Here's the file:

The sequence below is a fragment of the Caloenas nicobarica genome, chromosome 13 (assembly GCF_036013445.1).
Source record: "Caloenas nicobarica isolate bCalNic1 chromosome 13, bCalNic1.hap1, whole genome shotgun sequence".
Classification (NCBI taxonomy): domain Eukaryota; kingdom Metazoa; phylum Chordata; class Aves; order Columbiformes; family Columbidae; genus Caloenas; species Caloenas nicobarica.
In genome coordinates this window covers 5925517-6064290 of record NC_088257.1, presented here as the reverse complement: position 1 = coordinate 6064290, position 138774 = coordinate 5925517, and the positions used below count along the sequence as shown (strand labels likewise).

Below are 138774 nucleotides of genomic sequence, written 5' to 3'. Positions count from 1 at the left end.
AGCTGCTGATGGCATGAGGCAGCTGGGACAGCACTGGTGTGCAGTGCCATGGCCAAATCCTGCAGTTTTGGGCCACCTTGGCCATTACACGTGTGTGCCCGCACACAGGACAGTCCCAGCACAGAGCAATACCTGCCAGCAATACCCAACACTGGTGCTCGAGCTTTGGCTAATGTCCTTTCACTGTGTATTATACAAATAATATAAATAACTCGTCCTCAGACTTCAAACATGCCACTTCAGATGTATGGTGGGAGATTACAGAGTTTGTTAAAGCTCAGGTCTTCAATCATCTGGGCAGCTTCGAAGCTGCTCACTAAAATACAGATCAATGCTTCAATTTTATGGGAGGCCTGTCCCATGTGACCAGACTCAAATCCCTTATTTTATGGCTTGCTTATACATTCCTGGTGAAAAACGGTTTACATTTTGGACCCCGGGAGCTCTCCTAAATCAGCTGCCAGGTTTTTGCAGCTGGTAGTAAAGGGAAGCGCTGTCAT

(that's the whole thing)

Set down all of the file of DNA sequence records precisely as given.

The sequence below is a fragment of the Caloenas nicobarica genome, chromosome 13 (assembly GCF_036013445.1).
Source record: "Caloenas nicobarica isolate bCalNic1 chromosome 13, bCalNic1.hap1, whole genome shotgun sequence".
Classification (NCBI taxonomy): domain Eukaryota; kingdom Metazoa; phylum Chordata; class Aves; order Columbiformes; family Columbidae; genus Caloenas; species Caloenas nicobarica.
In genome coordinates this window covers 5925517-6064290 of record NC_088257.1, presented here as the reverse complement: position 1 = coordinate 6064290, position 138774 = coordinate 5925517, and the positions used below count along the sequence as shown (strand labels likewise).

Below are 138774 nucleotides of genomic sequence, written 5' to 3'. Positions count from 1 at the left end.
AGCTGCTGATGGCATGAGGCAGCTGGGACAGCACTGGTGTGCAGTGCCATGGCCAAATCCTGCAGTTTTGGGCCACCTTGGCCATTACACGTGTGTGCCCGCACACAGGACAGTCCCAGCACAGAGCAATACCTGCCAGCAATACCCAACACTGGTGCTCGAGCTTTGGCTAATGTCCTTTCACTGTGTATTATACAAATAATATAAATAACTCGTCCTCAGACTTCAAACATGCCACTTCAGATGTATGGTGGGAGATTACAGAGTTTGTTAAAGCTCAGGTCTTCAATCATCTGGGCAGCTTCGAAGCTGCTCACTAAAATACAGATCAATGCTTCAATTTTATGGGAGGCCTGTCCCATGTGACCAGACTCAAATCCCTTATTTTATGGCTTGCTTATACATTCCTGGTGAAAAACGGTTTACATTTTGGACCCCGGGAGCTCTCCTAAATCAGCTGCCAGGTTTTTGCAGCTGGTAGTAAAGGGAAGCGCTGTCAT